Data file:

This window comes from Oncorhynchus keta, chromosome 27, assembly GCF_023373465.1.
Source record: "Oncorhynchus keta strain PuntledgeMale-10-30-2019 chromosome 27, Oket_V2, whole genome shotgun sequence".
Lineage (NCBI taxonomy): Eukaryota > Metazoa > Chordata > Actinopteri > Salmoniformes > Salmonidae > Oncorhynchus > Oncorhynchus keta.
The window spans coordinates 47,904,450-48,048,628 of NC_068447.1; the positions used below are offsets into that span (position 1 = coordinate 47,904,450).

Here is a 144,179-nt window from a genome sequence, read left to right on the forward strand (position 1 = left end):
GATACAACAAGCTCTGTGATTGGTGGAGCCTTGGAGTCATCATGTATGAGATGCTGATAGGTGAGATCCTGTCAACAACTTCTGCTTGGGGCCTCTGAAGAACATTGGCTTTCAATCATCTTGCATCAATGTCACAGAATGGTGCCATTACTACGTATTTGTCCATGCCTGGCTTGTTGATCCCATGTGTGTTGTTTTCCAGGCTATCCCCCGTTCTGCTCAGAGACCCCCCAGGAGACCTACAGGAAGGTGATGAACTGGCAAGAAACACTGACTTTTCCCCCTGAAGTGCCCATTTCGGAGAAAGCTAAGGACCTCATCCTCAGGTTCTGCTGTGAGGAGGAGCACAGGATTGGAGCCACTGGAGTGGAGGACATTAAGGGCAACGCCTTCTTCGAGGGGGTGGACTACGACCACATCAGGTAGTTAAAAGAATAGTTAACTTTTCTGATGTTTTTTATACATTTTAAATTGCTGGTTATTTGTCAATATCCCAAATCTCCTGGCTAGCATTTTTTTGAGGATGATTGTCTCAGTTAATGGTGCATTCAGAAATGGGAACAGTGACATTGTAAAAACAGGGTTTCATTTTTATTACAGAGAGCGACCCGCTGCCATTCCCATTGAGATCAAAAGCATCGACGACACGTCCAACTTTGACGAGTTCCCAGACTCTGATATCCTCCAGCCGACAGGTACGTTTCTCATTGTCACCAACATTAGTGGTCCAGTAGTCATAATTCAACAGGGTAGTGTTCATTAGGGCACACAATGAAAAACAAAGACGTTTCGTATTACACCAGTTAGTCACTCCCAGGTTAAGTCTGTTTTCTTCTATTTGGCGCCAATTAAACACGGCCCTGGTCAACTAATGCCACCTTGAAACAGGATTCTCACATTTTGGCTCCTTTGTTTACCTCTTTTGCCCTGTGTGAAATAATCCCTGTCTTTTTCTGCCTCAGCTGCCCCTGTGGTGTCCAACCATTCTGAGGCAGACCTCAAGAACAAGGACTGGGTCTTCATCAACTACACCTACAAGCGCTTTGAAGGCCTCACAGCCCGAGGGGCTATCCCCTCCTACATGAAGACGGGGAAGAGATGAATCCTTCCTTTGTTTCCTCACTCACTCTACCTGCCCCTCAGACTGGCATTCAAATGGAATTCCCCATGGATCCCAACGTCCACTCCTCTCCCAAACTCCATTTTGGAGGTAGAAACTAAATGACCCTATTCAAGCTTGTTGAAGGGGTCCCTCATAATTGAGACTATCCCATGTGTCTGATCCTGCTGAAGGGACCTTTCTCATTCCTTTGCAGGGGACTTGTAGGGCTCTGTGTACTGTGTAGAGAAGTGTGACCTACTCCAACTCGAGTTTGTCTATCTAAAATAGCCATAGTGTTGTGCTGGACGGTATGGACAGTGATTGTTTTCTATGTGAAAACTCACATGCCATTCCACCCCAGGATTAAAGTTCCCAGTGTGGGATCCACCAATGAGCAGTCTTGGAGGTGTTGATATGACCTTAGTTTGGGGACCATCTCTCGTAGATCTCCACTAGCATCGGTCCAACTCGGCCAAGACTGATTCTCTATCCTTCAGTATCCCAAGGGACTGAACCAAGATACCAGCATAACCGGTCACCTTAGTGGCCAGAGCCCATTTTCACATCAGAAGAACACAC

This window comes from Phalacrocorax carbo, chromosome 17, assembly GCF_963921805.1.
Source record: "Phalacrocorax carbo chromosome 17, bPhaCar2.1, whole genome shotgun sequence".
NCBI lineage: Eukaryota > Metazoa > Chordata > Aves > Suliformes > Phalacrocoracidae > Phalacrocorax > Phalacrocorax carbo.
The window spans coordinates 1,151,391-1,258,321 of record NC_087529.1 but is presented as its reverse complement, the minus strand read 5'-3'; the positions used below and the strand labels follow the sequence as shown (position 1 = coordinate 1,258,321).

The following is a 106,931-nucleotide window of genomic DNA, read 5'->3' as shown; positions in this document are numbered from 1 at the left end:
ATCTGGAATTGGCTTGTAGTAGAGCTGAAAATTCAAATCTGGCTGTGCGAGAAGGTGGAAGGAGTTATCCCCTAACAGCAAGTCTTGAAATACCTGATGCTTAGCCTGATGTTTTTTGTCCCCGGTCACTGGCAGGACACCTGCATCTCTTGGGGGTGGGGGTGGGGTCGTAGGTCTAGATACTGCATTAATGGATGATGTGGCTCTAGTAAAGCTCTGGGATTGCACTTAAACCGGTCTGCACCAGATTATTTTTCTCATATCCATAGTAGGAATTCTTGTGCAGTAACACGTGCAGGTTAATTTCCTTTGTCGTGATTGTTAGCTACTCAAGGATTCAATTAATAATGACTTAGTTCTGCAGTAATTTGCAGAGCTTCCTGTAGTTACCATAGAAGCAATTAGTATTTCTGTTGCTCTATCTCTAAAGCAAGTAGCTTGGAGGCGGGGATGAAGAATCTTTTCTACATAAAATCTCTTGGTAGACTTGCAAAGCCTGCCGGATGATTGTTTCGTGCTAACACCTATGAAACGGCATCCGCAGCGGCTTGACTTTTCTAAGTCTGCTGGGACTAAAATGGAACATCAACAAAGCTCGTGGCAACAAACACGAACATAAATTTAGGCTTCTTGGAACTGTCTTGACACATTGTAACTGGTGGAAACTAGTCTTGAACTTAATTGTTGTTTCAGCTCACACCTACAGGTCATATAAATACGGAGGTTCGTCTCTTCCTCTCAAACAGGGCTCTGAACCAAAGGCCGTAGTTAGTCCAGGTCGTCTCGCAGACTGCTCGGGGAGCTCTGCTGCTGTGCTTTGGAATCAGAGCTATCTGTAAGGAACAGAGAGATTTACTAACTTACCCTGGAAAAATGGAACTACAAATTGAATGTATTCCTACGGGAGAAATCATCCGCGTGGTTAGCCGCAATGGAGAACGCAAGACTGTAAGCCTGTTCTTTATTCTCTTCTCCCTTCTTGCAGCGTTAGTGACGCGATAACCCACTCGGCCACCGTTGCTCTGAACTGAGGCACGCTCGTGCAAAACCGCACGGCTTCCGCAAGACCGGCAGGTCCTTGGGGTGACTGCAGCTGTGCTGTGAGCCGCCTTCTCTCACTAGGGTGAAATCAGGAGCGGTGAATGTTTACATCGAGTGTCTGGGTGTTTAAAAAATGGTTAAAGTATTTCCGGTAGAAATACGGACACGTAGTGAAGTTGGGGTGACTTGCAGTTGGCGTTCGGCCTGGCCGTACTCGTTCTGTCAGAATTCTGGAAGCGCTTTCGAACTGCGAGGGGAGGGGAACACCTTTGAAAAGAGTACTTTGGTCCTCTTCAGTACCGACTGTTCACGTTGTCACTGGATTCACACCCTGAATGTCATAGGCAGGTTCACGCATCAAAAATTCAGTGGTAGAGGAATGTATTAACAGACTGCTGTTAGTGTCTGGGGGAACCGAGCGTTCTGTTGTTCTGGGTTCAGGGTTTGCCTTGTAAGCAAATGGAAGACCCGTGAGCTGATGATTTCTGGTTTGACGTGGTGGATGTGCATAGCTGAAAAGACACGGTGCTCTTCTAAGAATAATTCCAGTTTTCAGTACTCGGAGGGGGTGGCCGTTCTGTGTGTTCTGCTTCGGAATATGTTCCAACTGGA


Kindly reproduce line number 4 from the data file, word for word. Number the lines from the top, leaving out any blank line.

The window spans coordinates 47,904,450-48,048,628 of NC_068447.1; the positions used below are offsets into that span (position 1 = coordinate 47,904,450).